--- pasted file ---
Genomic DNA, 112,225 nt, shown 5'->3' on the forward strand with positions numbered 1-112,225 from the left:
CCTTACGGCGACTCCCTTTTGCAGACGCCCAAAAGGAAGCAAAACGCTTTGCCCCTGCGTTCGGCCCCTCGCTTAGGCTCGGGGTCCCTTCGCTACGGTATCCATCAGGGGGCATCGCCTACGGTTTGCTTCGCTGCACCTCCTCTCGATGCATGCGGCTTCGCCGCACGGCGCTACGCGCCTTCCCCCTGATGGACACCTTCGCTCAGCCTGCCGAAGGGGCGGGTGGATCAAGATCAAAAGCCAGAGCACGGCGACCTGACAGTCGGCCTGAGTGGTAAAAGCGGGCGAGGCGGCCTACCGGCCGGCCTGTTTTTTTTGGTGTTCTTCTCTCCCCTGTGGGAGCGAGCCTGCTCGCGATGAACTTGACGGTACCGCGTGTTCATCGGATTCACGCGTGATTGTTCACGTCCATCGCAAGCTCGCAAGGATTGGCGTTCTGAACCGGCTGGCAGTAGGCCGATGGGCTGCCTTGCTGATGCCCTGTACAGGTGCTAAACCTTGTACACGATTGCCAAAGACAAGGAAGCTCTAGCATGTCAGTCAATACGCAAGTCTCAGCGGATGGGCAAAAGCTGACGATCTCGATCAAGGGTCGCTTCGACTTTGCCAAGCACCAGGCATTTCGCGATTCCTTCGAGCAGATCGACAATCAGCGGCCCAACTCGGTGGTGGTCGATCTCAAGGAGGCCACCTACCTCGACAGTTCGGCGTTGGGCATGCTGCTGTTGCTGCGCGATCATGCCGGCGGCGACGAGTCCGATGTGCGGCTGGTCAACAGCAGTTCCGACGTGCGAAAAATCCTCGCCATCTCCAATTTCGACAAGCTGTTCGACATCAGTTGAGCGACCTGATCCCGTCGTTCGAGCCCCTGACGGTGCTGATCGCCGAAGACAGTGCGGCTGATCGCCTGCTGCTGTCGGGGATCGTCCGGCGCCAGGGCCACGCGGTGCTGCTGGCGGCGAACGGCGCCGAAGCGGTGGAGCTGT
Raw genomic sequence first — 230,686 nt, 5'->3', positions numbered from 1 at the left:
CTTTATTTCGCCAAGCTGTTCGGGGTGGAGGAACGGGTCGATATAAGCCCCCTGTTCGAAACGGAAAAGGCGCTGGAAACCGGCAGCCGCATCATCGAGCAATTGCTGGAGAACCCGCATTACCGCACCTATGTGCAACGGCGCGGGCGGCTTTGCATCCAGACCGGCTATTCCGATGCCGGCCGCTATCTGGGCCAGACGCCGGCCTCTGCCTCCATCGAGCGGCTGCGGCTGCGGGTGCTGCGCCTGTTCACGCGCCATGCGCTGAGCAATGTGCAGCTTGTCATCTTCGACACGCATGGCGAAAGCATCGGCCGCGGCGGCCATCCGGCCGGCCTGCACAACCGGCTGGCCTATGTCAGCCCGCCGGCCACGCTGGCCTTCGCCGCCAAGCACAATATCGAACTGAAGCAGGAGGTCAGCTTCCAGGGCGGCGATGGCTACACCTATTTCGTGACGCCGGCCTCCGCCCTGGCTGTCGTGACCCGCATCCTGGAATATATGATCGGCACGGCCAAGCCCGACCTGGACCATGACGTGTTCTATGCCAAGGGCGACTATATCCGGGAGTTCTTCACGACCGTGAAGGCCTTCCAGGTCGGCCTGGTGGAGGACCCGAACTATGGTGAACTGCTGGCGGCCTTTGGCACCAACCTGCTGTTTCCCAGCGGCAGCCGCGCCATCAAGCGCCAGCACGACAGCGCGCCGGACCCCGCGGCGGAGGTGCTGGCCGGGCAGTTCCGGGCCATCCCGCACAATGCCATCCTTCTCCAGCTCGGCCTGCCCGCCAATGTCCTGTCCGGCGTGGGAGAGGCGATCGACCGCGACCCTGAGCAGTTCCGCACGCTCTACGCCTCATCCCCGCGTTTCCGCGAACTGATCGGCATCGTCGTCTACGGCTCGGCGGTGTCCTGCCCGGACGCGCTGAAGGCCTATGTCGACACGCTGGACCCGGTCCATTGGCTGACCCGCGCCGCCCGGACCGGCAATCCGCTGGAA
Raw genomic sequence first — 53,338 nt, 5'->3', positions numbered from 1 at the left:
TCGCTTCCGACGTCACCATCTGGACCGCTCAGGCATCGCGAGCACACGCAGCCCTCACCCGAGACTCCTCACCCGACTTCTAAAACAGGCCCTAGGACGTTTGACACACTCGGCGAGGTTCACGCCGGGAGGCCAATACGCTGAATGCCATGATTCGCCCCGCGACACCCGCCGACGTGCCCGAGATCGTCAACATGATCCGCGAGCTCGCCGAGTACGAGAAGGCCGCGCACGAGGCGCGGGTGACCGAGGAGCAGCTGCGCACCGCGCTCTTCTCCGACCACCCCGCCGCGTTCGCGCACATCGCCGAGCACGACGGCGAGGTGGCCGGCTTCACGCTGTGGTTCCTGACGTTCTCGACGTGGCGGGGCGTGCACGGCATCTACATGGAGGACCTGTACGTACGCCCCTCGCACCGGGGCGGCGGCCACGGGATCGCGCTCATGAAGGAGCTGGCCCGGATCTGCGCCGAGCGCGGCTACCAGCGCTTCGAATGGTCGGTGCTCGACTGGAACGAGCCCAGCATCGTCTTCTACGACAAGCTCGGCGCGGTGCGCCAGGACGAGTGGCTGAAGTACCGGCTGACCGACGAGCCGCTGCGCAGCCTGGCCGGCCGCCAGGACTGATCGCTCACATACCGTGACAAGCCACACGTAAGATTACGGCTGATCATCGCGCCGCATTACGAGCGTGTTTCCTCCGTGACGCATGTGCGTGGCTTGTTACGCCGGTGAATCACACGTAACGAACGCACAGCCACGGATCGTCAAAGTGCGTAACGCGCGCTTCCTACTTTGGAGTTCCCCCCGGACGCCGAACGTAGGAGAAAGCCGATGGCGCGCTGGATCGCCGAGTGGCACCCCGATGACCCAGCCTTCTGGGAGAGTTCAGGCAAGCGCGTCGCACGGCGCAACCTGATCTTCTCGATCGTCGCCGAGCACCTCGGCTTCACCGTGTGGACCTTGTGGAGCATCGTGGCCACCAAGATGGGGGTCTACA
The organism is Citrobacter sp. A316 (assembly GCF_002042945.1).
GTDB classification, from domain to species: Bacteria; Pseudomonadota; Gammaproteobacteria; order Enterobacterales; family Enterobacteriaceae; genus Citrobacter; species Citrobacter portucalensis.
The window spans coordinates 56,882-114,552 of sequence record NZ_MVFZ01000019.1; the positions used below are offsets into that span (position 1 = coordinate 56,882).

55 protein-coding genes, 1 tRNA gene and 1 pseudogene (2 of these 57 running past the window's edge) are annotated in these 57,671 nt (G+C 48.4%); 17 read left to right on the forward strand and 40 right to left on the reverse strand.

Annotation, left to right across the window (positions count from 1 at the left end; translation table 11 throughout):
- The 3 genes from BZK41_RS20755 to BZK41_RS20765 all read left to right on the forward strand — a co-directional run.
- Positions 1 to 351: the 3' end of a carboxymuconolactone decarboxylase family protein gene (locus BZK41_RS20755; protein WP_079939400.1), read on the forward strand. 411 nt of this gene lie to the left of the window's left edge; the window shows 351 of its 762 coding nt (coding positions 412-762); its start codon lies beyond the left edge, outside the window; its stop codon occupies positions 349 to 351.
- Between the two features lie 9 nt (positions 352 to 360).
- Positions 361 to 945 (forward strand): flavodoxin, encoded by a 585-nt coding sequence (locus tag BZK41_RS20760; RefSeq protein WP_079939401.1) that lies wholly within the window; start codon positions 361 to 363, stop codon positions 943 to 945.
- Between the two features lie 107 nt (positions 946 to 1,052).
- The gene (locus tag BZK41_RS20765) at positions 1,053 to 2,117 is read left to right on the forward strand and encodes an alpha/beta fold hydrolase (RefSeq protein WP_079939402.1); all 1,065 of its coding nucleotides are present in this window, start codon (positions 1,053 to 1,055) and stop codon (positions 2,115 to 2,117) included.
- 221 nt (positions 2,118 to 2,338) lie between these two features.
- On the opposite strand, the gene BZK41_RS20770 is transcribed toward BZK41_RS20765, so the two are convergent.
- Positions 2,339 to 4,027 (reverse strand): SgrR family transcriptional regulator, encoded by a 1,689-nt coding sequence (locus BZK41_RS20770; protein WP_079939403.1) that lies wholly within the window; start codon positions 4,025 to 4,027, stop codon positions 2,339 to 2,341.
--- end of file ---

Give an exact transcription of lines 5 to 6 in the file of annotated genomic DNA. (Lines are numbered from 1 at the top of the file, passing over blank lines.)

Raw genomic sequence first — 53,338 nt, 5'->3', positions numbered from 1 at the left:
TCGCTTCCGACGTCACCATCTGGACCGCTCAGGCATCGCGAGCACACGCAGCCCTCACCCGAGACTCCTCACCCGACTTCTAAAACAGGCCCTAGGACGTTTGACACACTCGGCGAGGTTCACGCCGGGAGGCCAATACGCTGAATGCCATGATTCGCCCCGCGACACCCGCCGACGTGCCCGAGATCGTCAACATGATCCGCGAGCTCGCCGAGTACGAGAAGGCCGCGCACGAGGCGCGGGTGACCGAGGAGCAGCTGCGCACCGCGCTCTTCTCCGACCACCCCGCCGCGTTCGCGCACATCGCCGAGCACGACGGCGAGGTGGCCGGCTTCACGCTGTGGTTCCTGACGTTCTCGACGTGGCGGGGCGTGCACGGCATCTACATGGAGGACCTGTACGTACGCCCCTCGCACCGGGGCGGCGGCCACGGGATCGCGCTCATGAAGGAGCTGGCCCGGATCTGCGCCGAGCGCGGCTACCAGCGCTTCGAATGGTCGGTGCTCGACTGGAACGAGCCCAGCATCGTCTTCTACGACAAGCTCGGCGCGGTGCGCCAGGACGAGTGGCTGAAGTACCGGCTGACCGACGAGCCGCTGCGCAGCCTGGCCGGCCGCCAGGACTGATCGCTCACATACCGTGACAAGCCACACGTAAGATTACGGCTGATCATCGCGCCGCATTACGAGCGTGTTTCCTCCGTGACGCATGTGCGTGGCTTGTTACGCCGGTGAATCACACGTAACGAACGCACAGCCACGGATCGTCAAAGTGCGTAACGCGCGCTTCCTACTTTGGAGTTCCCCCCGGACGCCGAACGTAGGAGAAAGCCGATGGCGCGCTGGATCGCCGAGTGGCACCCCGATGACCCAGCCTTCTGGGAGAGTTCAGGCAAGCGCGTCGCACGGCGCAACCTGATCTTCTCGATCGTCGCCGAGCACCTCGGCTTCACCGTGTGGACCTTGTGGAGCATCGTGGCCACCAAGATGGGGGTCTACA